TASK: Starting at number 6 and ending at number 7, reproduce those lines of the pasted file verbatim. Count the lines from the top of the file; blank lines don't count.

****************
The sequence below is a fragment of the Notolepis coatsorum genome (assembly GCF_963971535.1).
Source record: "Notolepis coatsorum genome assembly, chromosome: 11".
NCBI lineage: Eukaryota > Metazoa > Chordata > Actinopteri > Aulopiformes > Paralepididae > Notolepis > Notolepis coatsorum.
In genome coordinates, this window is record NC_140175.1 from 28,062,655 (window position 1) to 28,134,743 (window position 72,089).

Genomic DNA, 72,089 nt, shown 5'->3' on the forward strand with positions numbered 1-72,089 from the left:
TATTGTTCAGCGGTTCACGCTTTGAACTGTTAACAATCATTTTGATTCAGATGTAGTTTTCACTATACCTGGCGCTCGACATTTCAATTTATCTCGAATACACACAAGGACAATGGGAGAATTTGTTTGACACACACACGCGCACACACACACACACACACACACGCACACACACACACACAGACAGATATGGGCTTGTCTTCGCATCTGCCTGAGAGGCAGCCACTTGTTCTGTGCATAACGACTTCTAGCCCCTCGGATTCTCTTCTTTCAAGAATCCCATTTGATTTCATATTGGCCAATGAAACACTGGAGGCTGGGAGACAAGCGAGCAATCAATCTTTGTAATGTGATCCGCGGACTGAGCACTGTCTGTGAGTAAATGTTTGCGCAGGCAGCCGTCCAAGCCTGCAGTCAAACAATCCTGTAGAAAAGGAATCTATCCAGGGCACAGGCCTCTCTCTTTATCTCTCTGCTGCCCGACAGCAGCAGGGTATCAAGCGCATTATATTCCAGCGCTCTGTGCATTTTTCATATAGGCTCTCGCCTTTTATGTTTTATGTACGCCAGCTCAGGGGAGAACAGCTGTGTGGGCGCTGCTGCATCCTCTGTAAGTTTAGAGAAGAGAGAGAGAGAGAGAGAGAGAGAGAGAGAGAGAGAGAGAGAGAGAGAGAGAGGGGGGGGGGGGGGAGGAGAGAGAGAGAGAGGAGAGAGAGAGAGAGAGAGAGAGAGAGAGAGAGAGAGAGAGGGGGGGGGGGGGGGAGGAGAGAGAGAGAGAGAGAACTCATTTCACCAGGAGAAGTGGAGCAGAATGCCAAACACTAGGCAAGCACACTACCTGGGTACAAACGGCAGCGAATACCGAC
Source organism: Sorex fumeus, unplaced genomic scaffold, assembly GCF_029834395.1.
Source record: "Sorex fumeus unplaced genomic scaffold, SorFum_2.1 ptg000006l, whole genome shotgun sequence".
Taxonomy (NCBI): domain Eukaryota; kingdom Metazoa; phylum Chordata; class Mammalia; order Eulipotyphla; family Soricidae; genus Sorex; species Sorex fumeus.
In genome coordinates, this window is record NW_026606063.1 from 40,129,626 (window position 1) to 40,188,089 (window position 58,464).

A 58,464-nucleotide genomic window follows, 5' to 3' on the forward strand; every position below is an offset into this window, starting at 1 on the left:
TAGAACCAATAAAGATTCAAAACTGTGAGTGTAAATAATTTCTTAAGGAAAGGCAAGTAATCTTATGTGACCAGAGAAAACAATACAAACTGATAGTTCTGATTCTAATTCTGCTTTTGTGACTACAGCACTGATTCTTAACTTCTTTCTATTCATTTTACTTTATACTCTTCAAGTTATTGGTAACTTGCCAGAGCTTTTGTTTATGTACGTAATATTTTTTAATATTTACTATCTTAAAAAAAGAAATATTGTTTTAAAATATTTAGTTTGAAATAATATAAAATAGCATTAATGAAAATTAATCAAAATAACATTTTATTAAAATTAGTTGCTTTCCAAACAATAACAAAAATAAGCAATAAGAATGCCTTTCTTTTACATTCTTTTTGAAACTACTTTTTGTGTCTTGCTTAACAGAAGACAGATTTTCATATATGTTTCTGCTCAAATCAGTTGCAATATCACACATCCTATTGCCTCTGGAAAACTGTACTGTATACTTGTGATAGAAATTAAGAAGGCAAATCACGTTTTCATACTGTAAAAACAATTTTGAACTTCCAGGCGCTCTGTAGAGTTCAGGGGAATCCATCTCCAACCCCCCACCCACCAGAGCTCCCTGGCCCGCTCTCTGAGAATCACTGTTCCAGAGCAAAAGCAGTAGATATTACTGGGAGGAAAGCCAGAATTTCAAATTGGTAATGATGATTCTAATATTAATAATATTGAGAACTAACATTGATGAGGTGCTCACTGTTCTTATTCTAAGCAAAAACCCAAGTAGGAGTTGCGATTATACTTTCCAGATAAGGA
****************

TATTGTTCAGCGGTTCACGCTTTGAACTGTTAACAATCATTTTGATTCAGATGTAGTTTTCACTATACCTGGCGCTCGACATTTCAATTTATCTCGAATACACACAAGGACAATGGGAGAATTTGTTTGACACACACACGCGCACACACACACACACACACACACGCACACACACACACACAGACAGATATGGGCTTGTCTTCGCATCTGCCTGAGAGGCAGCCACTTGTTCTGTGCATAACGACTTCTAGCCCCTCGGATTCTCTTCTTTCAAGAATCCCATTTGATTTCATATTGGCCAATGAAACACTGGAGGCTGGGAGACAAGCGAGCAATCAATCTTTGTAATGTGATCCGCGGACTGAGCACTGTCTGTGAGTAAATGTTTGCGCAGGCAGCCGTCCAAGCCTGCAGTCAAACAATCCTGTAGAAAAGGAATCTATCCAGGGCACAGGCCTCTCTCTTTATCTCTCTGCTGCCCGACAGCAGCAGGGTATCAAGCGCATTATATTCCAGCGCTCTGTGCATTTTTCATATAGGCTCTCGCCTTTTATGTTTTATGTACGCCAGCTCAGGGGAGAACAGCTGTGTGGGCGCTGCTGCATCCTCTGTAAGTTTAGAGAAGAGAGAGAGAGAGAGAGAGAGAGAGAGAGAGAGAGAGAGAGAGAGAGAGAGAGGGGGGGGGGGGGGAGGAGAGAGAGAGAGAGGAGAGAGAGAGAGAGAGAGAGAGAGAGAGAGAGAGAGAGAGGGGGGGGGGGGGGGAGGAGAGAGAGAGAGAGAGAACTCATTTCACCAGGAGAAGTGGAGCAGAATGCCAAACACTAGGCAAGCACACTACCTGGGTACAAACGGCAGCGAATACCGAC
Source organism: Sorex fumeus, unplaced genomic scaffold, assembly GCF_029834395.1.